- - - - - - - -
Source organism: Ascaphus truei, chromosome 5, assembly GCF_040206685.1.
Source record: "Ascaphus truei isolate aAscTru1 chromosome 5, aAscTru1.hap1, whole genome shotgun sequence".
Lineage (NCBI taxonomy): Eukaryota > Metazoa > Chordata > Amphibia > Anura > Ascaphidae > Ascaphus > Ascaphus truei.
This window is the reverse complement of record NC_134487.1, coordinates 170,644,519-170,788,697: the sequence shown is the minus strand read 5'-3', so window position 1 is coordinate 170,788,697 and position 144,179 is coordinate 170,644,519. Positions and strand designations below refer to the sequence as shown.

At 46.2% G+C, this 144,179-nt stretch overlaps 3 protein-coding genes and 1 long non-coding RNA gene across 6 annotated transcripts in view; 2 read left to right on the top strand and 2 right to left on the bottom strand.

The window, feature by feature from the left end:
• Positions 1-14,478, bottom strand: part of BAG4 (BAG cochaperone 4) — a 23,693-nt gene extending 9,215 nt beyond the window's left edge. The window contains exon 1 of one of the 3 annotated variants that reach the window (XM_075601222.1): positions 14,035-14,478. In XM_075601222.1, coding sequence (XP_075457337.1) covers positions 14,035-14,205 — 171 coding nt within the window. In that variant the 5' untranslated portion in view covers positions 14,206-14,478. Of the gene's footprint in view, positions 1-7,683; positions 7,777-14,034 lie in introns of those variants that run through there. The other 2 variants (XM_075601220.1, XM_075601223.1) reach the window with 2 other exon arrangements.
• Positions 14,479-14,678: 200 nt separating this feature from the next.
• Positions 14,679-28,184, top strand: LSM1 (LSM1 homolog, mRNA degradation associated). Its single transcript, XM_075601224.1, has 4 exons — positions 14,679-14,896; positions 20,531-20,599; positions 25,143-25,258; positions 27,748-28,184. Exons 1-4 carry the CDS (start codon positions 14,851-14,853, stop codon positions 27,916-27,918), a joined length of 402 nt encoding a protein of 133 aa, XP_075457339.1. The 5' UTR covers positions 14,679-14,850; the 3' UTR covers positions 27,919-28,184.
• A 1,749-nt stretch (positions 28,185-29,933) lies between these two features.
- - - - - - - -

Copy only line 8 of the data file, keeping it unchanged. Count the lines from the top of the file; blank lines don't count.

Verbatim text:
• Positions 14,479-14,678: 200 nt separating this feature from the next.